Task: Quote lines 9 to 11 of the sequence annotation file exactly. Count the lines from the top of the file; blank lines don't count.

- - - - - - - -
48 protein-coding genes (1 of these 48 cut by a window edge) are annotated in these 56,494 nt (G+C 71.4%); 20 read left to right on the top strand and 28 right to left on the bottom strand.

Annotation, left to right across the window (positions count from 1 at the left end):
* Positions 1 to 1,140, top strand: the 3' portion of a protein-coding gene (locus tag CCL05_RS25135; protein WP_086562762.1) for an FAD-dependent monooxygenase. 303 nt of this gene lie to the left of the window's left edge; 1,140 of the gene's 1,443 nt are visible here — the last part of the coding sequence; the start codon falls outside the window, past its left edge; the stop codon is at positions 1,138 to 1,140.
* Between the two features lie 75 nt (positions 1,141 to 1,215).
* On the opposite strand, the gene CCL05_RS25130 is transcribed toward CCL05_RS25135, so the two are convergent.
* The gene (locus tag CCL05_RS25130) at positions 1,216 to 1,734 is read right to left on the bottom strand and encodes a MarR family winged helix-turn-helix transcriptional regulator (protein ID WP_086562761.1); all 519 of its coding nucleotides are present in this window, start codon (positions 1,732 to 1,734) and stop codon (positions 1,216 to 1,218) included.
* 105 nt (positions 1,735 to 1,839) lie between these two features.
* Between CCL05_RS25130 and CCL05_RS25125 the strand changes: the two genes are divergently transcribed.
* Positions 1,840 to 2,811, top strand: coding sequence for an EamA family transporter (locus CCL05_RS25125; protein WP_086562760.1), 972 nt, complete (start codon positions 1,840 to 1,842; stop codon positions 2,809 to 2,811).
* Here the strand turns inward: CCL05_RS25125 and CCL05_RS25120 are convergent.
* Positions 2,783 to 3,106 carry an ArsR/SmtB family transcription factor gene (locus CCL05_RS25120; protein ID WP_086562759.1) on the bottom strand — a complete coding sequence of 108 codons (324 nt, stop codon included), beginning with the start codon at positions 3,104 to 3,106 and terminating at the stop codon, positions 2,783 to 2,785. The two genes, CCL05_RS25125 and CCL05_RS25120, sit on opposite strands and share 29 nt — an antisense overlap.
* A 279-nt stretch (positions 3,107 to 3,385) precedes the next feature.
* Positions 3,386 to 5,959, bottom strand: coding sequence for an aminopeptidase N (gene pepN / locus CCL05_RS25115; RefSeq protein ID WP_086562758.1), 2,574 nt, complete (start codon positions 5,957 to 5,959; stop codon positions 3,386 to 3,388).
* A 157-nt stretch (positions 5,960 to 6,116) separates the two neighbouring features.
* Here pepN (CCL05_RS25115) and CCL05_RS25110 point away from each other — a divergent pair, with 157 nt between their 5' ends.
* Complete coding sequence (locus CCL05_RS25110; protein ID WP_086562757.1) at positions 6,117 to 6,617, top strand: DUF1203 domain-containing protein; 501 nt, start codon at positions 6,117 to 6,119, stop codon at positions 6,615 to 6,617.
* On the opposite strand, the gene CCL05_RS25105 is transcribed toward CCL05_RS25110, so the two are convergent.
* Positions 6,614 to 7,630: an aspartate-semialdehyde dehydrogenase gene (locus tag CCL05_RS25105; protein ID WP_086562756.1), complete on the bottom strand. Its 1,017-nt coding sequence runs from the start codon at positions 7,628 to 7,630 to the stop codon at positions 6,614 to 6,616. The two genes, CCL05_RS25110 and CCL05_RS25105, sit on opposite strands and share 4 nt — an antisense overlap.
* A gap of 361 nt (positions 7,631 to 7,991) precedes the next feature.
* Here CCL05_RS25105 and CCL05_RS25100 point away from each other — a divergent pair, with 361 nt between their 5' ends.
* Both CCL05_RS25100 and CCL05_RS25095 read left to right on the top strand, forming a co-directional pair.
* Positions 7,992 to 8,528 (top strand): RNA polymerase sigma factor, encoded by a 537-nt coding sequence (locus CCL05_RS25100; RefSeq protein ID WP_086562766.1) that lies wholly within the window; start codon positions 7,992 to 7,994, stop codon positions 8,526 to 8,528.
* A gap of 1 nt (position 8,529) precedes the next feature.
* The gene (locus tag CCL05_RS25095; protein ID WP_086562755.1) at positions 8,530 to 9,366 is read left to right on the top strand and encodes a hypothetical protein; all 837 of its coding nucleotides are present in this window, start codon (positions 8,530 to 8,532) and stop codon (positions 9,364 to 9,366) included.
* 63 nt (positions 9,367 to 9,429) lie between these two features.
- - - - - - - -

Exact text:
* Positions 1,840 to 2,811, top strand: coding sequence for an EamA family transporter (locus CCL05_RS25125; protein WP_086562760.1), 972 nt, complete (start codon positions 1,840 to 1,842; stop codon positions 2,809 to 2,811).
* Here the strand turns inward: CCL05_RS25125 and CCL05_RS25120 are convergent.
* Positions 2,783 to 3,106 carry an ArsR/SmtB family transcription factor gene (locus CCL05_RS25120; protein ID WP_086562759.1) on the bottom strand — a complete coding sequence of 108 codons (324 nt, stop codon included), beginning with the start codon at positions 3,104 to 3,106 and terminating at the stop codon, positions 2,783 to 2,785. The two genes, CCL05_RS25125 and CCL05_RS25120, sit on opposite strands and share 29 nt — an antisense overlap.